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Music Reissues Weekly: U-Roy - Version Galore | reviews, news & interviews

Music Reissues Weekly: U-Roy - Version Galore

Music Reissues Weekly: U-Roy - Version Galore

New edition of the Jamaican DJ’s 1971 album is a tribute to his memory

U-Roy in the studio, c. 1971

The death of U-Roy was announced on 17 February 2021. A year on, the reappearance of his oft-reissued 1971 debut album Version Galore brings the opportunity to celebrate the music which brought him his earliest success; the music which propelled him into Jamaica’s top ranks.

U-Roy – born Euwart Beckford – had been testing his skills as a DJ since the early Sixties. His initial inspiration was Count Macuki who, from the late Fifties, had performed with Tom Wong’s and Clement Dodds’s sound systems. U-Roy passed through Wong’s, Sir George The Atomic’s and Dodds’s set-ups before he came to King Tubby’s Home Town Hi-Fi.

U-Roy - Version Galore reissueAt this point, the DJing was live and done over rhythms played from records. Around 11 singles emerged on various labels over 1969 and 1970 (some credited to Hugh Roy), but the link-up with King Tubby led to Duke Reid and his Treasure Isle label and studio. U-Roy’s first three Treasure Isle singles became the ones, the hits which set him up for life (there were still Hugh Roy credits). “Wake the Town”, “This Station Rule the Nation” and “Wear You to the Ball” established U-Roy. Version Galore was swiftly completed, and in the shops in 1971.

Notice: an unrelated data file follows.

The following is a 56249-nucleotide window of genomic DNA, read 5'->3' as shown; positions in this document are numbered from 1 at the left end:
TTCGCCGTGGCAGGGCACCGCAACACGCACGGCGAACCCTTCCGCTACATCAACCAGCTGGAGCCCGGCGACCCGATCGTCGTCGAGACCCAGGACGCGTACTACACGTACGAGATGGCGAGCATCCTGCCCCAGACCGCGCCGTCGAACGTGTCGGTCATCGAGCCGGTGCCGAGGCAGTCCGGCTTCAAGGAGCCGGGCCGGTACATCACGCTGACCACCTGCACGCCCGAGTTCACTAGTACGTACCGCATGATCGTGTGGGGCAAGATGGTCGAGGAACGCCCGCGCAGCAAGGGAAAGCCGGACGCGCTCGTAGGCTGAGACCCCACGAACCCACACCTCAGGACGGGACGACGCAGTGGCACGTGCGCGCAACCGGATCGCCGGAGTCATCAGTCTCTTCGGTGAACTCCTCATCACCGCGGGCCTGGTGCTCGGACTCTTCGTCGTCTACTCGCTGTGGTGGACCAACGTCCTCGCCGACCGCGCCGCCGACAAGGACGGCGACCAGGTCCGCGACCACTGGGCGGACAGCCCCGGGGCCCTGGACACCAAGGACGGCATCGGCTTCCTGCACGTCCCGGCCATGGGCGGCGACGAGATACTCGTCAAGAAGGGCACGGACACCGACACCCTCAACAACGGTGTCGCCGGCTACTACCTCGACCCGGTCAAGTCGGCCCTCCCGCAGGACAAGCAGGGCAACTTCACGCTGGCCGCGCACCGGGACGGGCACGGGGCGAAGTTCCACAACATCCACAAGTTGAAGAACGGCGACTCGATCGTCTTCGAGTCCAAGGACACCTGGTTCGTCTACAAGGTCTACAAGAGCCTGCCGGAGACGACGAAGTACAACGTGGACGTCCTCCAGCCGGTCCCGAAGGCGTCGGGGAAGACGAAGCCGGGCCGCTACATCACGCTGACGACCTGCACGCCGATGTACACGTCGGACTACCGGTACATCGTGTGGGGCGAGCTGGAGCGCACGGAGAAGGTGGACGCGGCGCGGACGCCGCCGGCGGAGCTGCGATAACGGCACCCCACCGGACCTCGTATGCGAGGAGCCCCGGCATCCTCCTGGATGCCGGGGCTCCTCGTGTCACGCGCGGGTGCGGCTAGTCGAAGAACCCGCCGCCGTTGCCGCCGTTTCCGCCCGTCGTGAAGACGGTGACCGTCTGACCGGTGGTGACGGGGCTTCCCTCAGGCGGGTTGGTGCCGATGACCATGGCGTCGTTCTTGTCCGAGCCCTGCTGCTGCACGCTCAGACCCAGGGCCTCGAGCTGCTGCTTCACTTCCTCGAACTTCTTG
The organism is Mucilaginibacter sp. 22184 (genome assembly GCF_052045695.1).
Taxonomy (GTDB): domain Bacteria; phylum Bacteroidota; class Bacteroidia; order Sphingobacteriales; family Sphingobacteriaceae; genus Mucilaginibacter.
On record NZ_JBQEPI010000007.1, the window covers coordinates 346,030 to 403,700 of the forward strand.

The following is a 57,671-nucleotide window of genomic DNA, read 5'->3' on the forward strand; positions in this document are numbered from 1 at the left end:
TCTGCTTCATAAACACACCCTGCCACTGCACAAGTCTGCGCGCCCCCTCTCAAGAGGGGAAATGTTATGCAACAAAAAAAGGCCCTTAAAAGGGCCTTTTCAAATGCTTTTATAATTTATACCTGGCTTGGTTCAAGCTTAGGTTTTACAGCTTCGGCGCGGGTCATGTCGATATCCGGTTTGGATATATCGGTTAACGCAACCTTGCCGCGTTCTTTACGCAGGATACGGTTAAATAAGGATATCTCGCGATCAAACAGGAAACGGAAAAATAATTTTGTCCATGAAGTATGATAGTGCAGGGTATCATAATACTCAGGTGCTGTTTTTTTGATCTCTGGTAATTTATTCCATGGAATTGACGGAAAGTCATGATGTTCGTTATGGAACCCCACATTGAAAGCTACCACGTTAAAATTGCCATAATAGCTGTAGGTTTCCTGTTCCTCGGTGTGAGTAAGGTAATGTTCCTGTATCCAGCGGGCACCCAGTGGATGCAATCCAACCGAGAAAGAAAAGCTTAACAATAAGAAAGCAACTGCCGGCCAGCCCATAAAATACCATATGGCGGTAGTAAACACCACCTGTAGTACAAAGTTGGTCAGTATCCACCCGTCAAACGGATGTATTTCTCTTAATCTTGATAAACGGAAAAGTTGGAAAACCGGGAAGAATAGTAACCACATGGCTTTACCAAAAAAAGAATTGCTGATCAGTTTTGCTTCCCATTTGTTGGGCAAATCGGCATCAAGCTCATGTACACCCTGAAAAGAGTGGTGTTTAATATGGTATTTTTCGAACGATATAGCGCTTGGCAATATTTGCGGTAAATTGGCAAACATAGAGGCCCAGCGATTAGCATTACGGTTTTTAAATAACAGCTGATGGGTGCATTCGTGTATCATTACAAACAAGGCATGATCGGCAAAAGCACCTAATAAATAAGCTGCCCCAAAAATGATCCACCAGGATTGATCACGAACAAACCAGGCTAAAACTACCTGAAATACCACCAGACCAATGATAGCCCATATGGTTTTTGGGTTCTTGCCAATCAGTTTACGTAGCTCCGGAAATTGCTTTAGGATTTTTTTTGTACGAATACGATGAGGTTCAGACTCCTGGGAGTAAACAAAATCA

Each hit reprised an existing backing track – or even a completed recording. U-Roy added his DJing over the top, over what had already been recorded. This was the "version". “Wake The Town” repurposed the rhythm of Alton Ellis’s 1967 single “Girl I’ve Got a Date”. “This Station Rule the Nation” revisited The Techniques’ “Love is Not a Gamble” and “Wear You to the Ball” used The Paragons’s single of the same name.

Although it was about his adeptness with words, personality and vocal power, U-Roy’s success was also based around revisiting the familiar. In doing what he did with Duke Reid, U-Roy was creating a unique hybrid music which now sounds even more striking than it must have done at the time. The foundations of his hits were in the rock steady era, but U-Roy and his persona were a snug fit with reggae and, of course, he was soon integral to Jamaica's roots consciousness. His earliest DJ discs looked back and forwards simultaneously. He wasn’t the first successful DJ but as his career continued he was followed by others. Indeed, a misprinted edition of Version Galore credited him as I-Roy so, naturally, a DJ called I-Roy emerged.

U-Roy - Version Galore original albumVersion Galore has reappeared as a bonus-stuffed double CD collecting everything from the 1970 to 1971 association with Duke Reid and Treasure Isle. While U-Roy hopped from label to label after 1971, Reid kept on issuing tracks. In 1974, the U. Roy album appeared on the UK label Attack. It comprised Treasure Isle recordings. (pictured left, the original Version Galore album; pictured below right, the misprint "I-Roy" version of the album)